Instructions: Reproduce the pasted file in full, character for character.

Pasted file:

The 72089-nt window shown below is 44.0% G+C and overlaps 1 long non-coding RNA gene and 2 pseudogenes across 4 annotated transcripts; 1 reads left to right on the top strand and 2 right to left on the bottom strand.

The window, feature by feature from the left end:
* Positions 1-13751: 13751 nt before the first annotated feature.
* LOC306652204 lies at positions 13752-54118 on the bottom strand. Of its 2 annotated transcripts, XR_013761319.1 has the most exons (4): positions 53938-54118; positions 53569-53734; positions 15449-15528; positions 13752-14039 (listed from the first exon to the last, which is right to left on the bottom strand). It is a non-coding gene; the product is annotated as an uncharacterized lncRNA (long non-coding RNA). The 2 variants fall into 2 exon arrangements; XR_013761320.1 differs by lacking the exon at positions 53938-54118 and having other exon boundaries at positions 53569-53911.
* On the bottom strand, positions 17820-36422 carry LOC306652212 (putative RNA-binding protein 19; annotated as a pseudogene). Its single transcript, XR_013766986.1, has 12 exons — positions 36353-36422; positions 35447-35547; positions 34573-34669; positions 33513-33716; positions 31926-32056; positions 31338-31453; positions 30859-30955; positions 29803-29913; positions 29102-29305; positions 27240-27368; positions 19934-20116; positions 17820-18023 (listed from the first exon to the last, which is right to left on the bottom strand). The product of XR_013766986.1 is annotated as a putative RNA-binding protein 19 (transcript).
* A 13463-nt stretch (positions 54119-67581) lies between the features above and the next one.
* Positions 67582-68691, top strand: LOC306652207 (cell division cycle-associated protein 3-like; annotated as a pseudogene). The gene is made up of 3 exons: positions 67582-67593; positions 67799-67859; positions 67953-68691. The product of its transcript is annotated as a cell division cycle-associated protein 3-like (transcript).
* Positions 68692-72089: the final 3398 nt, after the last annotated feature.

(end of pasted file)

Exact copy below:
The 72089-nt window shown below is 44.0% G+C and overlaps 1 long non-coding RNA gene and 2 pseudogenes across 4 annotated transcripts; 1 reads left to right on the top strand and 2 right to left on the bottom strand.

The window, feature by feature from the left end:
* Positions 1-13751: 13751 nt before the first annotated feature.
* LOC306652204 lies at positions 13752-54118 on the bottom strand. Of its 2 annotated transcripts, XR_013761319.1 has the most exons (4): positions 53938-54118; positions 53569-53734; positions 15449-15528; positions 13752-14039 (listed from the first exon to the last, which is right to left on the bottom strand). It is a non-coding gene; the product is annotated as an uncharacterized lncRNA (long non-coding RNA). The 2 variants fall into 2 exon arrangements; XR_013761320.1 differs by lacking the exon at positions 53938-54118 and having other exon boundaries at positions 53569-53911.
* On the bottom strand, positions 17820-36422 carry LOC306652212 (putative RNA-binding protein 19; annotated as a pseudogene). Its single transcript, XR_013766986.1, has 12 exons — positions 36353-36422; positions 35447-35547; positions 34573-34669; positions 33513-33716; positions 31926-32056; positions 31338-31453; positions 30859-30955; positions 29803-29913; positions 29102-29305; positions 27240-27368; positions 19934-20116; positions 17820-18023 (listed from the first exon to the last, which is right to left on the bottom strand). The product of XR_013766986.1 is annotated as a putative RNA-binding protein 19 (transcript).
* A 13463-nt stretch (positions 54119-67581) lies between the features above and the next one.
* Positions 67582-68691, top strand: LOC306652207 (cell division cycle-associated protein 3-like; annotated as a pseudogene). The gene is made up of 3 exons: positions 67582-67593; positions 67799-67859; positions 67953-68691. The product of its transcript is annotated as a cell division cycle-associated protein 3-like (transcript).
* Positions 68692-72089: the final 3398 nt, after the last annotated feature.